advice and helping me get a better sense of what I might need to do to get established at a more national or even international level. One thing led to another and he ended up playing on Blood On The Cross with me. Mike is also on that tune, he plays bass on three of the songs.
Getting hooked up with German singer Carsten Lizard Schulz was another key piece of the puzzle, and he did a phenomenal job as well.
10. Let me ask about the solo section in Blood On The Cross. You share solos with Ross The Boss Friedman. It reminds me of classic Judas Priest with the trade offs. Did you record those together or did you each do several short solos and mix them together?
Ross recorded his parts in New York City, while mine were recorded at my studio in Illinois. We talked a bit about the idea, and I sent him a version that I had as sort of an outline. Then he played his parts, and after his parts were set, I tailored mine to interact with his phrasing, and to nail the harmonies.
11. What are the plans for promoting the album? Will there be a tour?
Actually just in the process of putting together a live band, with an local singer, and should have some dates announced for spring of 2018 and beyond. Hopefully I may be able to get Carsten to come to the US for some dates, and we are just putting some ideas together for some NYC/east coast dates/appearances.
12. You’re also a guitar teacher? What’s the most common problem new players are facing these days?
Lack of inspiration. I get very few students who are genuinely inspired to play because they really love a style of music or a particular artist’s playing. A few, but not many. Without genuine inspiration and a desire to make music, it is difficult to learn to play well beyond a basic level.
13. You started out on piano and saxophone. How important is it for musicians to learn other instruments?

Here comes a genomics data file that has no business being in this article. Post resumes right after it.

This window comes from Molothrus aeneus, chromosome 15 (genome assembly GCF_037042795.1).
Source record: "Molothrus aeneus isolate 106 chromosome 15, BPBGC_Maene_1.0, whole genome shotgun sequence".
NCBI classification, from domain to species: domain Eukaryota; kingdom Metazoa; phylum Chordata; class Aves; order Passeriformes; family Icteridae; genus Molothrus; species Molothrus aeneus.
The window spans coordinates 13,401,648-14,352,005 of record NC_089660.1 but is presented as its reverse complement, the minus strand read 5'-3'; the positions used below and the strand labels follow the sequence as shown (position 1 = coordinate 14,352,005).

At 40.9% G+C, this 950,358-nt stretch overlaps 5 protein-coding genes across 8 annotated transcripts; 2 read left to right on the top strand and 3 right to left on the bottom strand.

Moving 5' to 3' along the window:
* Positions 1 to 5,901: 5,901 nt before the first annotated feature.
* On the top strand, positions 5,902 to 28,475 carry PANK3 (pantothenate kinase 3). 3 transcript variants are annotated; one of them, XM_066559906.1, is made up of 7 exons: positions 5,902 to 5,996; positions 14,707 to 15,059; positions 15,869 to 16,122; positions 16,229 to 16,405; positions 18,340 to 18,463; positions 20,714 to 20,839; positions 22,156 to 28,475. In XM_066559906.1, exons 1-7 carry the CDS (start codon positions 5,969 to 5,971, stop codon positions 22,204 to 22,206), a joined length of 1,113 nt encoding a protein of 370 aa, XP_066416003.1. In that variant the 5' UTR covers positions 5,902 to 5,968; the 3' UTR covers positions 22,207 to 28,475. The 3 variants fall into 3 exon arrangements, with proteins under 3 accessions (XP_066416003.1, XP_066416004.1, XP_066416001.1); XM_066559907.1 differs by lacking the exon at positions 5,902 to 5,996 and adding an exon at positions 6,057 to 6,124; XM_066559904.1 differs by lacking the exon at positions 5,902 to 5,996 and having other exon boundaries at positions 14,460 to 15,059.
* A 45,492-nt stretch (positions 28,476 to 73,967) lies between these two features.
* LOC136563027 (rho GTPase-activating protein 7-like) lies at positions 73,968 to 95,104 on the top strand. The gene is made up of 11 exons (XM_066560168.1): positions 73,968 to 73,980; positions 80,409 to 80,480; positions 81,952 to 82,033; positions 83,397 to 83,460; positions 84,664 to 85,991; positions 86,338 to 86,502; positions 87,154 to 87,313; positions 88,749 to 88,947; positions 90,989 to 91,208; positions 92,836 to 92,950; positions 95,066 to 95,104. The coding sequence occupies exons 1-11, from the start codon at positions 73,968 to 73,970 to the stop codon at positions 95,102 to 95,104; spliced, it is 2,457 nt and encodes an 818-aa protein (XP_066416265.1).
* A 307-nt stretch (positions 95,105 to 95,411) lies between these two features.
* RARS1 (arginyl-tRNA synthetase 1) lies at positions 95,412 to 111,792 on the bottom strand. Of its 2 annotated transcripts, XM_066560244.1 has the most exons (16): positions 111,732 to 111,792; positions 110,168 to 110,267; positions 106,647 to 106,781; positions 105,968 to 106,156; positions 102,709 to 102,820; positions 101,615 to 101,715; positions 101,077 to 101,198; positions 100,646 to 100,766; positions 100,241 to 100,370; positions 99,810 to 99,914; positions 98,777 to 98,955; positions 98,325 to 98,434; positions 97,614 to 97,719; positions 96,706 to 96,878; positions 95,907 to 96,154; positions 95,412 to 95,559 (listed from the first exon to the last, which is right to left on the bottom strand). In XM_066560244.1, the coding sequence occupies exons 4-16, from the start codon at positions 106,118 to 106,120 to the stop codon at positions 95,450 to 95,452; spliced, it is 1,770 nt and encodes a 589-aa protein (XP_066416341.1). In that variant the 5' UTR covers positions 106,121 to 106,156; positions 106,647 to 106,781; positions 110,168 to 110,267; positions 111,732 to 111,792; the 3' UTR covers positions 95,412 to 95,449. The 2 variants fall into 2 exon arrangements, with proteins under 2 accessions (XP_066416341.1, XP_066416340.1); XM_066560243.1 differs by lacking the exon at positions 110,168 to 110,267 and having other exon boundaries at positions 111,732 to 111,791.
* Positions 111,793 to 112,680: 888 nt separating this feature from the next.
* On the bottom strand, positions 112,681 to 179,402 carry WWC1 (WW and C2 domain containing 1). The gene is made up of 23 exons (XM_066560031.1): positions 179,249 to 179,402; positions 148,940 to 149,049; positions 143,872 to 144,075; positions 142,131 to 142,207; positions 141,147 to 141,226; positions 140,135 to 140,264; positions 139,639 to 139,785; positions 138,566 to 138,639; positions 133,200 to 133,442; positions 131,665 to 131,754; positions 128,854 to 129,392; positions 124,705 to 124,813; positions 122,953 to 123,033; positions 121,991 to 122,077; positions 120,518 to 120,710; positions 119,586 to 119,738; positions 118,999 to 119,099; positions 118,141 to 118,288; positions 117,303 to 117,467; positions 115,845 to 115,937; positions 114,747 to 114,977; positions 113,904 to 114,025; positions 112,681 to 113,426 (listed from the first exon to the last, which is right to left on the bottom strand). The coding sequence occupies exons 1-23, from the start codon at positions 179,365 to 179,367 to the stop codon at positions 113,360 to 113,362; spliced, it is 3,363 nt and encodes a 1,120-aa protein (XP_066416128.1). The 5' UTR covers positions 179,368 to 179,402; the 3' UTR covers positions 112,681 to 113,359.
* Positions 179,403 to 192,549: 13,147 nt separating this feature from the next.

I think it is very helpful, for sure. The more you know about what is going on around you, the better!
14. What’s your secret weapon on stage, aside from your guitar?
My fearless stage presence.
15. If I handed you a guitar and asked you to play the first thing that came to your mind, what would you play?
Hopefully something good!
16. Name the three most important things a guitar player should know?
Readin’ writin’, and ‘rithmatic! If you don’t know those in an academic AND musical sense, you’ve got a tough row to hoe!
17. The toughest question ever…What’s the greatest guitar song ever recorded?
Hard to say, but one of my favorite performances of all time is Roy Clark playing acoustic guitar on “The Odd Couple” from about 1970. If you don’t believe me, Youtube it!
18. You’ve been in the business a long time, almost thirty years if I’m not mistaken. According to your bio, you’ve played over 2500 gigs, taught 25,000 private lessons. How has the business changed in all those years? Is it still possible to ‘make it’ in the rock world?
I am going to find out with Heat wave, for sure! The situation with labels is so much different, and now you have social media and YouTube in the mix. So the idea is the same, the landscape is different. You still have to have great songs and get out in fornt of people and play. And there is a lot of that going on!
19. What’s in the future for you?
As I said, working on live dates/touring for 2018, and another CD late next year. Plus more teaching and cover gigs I am sure!
20. My brother owns a School of Rock in Ottawa, Canada. He teaches a bunch of kids how to perform in bands. What advice would you give to these kids about being a musician?
Listen to a lot of music, a lot of styles and players, and get inspired. Then stick with it!
Official Website: www.loudibello.com/